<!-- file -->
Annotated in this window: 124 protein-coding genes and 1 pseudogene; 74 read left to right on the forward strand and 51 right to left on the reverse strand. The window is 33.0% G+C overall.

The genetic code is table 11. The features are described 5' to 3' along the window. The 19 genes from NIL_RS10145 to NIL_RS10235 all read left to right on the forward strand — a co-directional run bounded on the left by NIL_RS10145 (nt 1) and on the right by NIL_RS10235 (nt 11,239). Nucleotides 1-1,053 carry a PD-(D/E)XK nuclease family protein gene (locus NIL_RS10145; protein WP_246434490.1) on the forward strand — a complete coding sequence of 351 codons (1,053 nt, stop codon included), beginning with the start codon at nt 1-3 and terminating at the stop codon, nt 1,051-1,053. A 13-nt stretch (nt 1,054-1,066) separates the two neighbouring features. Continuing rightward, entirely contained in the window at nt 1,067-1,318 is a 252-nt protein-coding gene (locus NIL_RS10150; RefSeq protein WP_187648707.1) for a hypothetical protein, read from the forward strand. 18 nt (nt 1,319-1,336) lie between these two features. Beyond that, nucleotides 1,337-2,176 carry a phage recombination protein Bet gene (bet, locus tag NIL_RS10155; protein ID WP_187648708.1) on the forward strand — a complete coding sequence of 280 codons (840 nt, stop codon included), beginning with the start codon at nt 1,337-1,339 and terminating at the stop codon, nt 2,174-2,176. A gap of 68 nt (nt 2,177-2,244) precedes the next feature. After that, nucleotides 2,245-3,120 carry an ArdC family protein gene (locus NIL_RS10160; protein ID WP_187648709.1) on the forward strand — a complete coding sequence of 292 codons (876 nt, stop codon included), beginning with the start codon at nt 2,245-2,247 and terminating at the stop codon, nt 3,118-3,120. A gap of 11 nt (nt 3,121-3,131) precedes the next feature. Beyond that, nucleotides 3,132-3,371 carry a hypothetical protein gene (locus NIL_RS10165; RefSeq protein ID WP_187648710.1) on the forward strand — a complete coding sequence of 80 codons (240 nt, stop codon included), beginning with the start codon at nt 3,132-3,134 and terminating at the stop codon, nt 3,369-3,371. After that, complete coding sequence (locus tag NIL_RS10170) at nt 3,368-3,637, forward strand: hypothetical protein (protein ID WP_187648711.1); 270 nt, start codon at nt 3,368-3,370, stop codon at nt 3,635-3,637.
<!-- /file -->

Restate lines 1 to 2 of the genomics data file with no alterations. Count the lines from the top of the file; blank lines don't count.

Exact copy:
Annotated in this window: 124 protein-coding genes and 1 pseudogene; 74 read left to right on the forward strand and 51 right to left on the reverse strand. The window is 33.0% G+C overall.

The genetic code is table 11. The features are described 5' to 3' along the window. The 19 genes from NIL_RS10145 to NIL_RS10235 all read left to right on the forward strand — a co-directional run bounded on the left by NIL_RS10145 (nt 1) and on the right by NIL_RS10235 (nt 11,239). Nucleotides 1-1,053 carry a PD-(D/E)XK nuclease family protein gene (locus NIL_RS10145; protein WP_246434490.1) on the forward strand — a complete coding sequence of 351 codons (1,053 nt, stop codon included), beginning with the start codon at nt 1-3 and terminating at the stop codon, nt 1,051-1,053. A 13-nt stretch (nt 1,054-1,066) separates the two neighbouring features. Continuing rightward, entirely contained in the window at nt 1,067-1,318 is a 252-nt protein-coding gene (locus NIL_RS10150; RefSeq protein WP_187648707.1) for a hypothetical protein, read from the forward strand. 18 nt (nt 1,319-1,336) lie between these two features. Beyond that, nucleotides 1,337-2,176 carry a phage recombination protein Bet gene (bet, locus tag NIL_RS10155; protein ID WP_187648708.1) on the forward strand — a complete coding sequence of 280 codons (840 nt, stop codon included), beginning with the start codon at nt 1,337-1,339 and terminating at the stop codon, nt 2,174-2,176. A gap of 68 nt (nt 2,177-2,244) precedes the next feature. After that, nucleotides 2,245-3,120 carry an ArdC family protein gene (locus NIL_RS10160; protein ID WP_187648709.1) on the forward strand — a complete coding sequence of 292 codons (876 nt, stop codon included), beginning with the start codon at nt 2,245-2,247 and terminating at the stop codon, nt 3,118-3,120. A gap of 11 nt (nt 3,121-3,131) precedes the next feature. Beyond that, nucleotides 3,132-3,371 carry a hypothetical protein gene (locus NIL_RS10165; RefSeq protein ID WP_187648710.1) on the forward strand — a complete coding sequence of 80 codons (240 nt, stop codon included), beginning with the start codon at nt 3,132-3,134 and terminating at the stop codon, nt 3,369-3,371. After that, complete coding sequence (locus tag NIL_RS10170) at nt 3,368-3,637, forward strand: hypothetical protein (protein ID WP_187648711.1); 270 nt, start codon at nt 3,368-3,370, stop codon at nt 3,635-3,637.